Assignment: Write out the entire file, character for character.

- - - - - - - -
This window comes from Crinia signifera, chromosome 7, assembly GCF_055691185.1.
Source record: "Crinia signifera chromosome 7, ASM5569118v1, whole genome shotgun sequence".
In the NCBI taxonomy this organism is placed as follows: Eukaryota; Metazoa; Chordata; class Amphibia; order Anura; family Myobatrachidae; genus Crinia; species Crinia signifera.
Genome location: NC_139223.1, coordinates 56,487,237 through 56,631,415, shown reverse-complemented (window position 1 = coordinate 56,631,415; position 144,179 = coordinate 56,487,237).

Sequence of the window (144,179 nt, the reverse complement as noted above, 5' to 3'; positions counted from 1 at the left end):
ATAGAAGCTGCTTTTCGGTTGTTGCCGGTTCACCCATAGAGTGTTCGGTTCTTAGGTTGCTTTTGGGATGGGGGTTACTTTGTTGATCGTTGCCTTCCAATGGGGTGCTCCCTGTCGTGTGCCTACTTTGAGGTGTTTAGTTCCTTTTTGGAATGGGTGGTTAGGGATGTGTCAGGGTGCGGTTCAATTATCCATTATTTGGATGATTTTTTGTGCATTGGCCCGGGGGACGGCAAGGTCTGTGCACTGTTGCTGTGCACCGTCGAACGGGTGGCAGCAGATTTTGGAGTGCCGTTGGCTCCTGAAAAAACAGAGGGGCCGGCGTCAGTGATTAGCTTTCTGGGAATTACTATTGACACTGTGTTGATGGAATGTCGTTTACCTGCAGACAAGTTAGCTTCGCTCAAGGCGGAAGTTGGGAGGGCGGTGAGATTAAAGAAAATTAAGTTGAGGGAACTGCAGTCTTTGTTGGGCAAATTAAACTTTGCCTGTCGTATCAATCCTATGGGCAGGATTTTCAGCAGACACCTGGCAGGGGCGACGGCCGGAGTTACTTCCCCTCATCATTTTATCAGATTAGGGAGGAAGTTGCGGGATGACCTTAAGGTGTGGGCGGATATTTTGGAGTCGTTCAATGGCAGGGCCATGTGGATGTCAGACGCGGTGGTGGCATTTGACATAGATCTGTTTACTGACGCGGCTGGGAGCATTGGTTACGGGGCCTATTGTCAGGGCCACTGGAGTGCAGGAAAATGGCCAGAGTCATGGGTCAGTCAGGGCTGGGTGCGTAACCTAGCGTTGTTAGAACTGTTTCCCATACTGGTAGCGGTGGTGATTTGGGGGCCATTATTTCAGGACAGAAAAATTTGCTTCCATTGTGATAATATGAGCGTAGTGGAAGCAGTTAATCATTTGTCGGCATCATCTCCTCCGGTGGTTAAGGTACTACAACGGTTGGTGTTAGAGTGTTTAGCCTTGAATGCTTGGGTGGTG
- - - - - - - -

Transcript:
This window comes from Crinia signifera, chromosome 7, assembly GCF_055691185.1.
Source record: "Crinia signifera chromosome 7, ASM5569118v1, whole genome shotgun sequence".
In the NCBI taxonomy this organism is placed as follows: Eukaryota; Metazoa; Chordata; class Amphibia; order Anura; family Myobatrachidae; genus Crinia; species Crinia signifera.
Genome location: NC_139223.1, coordinates 56,487,237 through 56,631,415, shown reverse-complemented (window position 1 = coordinate 56,631,415; position 144,179 = coordinate 56,487,237).

Sequence of the window (144,179 nt, the reverse complement as noted above, 5' to 3'; positions counted from 1 at the left end):
ATAGAAGCTGCTTTTCGGTTGTTGCCGGTTCACCCATAGAGTGTTCGGTTCTTAGGTTGCTTTTGGGATGGGGGTTACTTTGTTGATCGTTGCCTTCCAATGGGGTGCTCCCTGTCGTGTGCCTACTTTGAGGTGTTTAGTTCCTTTTTGGAATGGGTGGTTAGGGATGTGTCAGGGTGCGGTTCAATTATCCATTATTTGGATGATTTTTTGTGCATTGGCCCGGGGGACGGCAAGGTCTGTGCACTGTTGCTGTGCACCGTCGAACGGGTGGCAGCAGATTTTGGAGTGCCGTTGGCTCCTGAAAAAACAGAGGGGCCGGCGTCAGTGATTAGCTTTCTGGGAATTACTATTGACACTGTGTTGATGGAATGTCGTTTACCTGCAGACAAGTTAGCTTCGCTCAAGGCGGAAGTTGGGAGGGCGGTGAGATTAAAGAAAATTAAGTTGAGGGAACTGCAGTCTTTGTTGGGCAAATTAAACTTTGCCTGTCGTATCAATCCTATGGGCAGGATTTTCAGCAGACACCTGGCAGGGGCGACGGCCGGAGTTACTTCCCCTCATCATTTTATCAGATTAGGGAGGAAGTTGCGGGATGACCTTAAGGTGTGGGCGGATATTTTGGAGTCGTTCAATGGCAGGGCCATGTGGATGTCAGACGCGGTGGTGGCATTTGACATAGATCTGTTTACTGACGCGGCTGGGAGCATTGGTTACGGGGCCTATTGTCAGGGCCACTGGAGTGCAGGAAAATGGCCAGAGTCATGGGTCAGTCAGGGCTGGGTGCGTAACCTAGCGTTGTTAGAACTGTTTCCCATACTGGTAGCGGTGGTGATTTGGGGGCCATTATTTCAGGACAGAAAAATTTGCTTCCATTGTGATAATATGAGCGTAGTGGAAGCAGTTAATCATTTGTCGGCATCATCTCCTCCGGTGGTTAAGGTACTACAACGGTTGGTGTTAGAGTGTTTAGCCTTGAATGCTTGGGTGGTG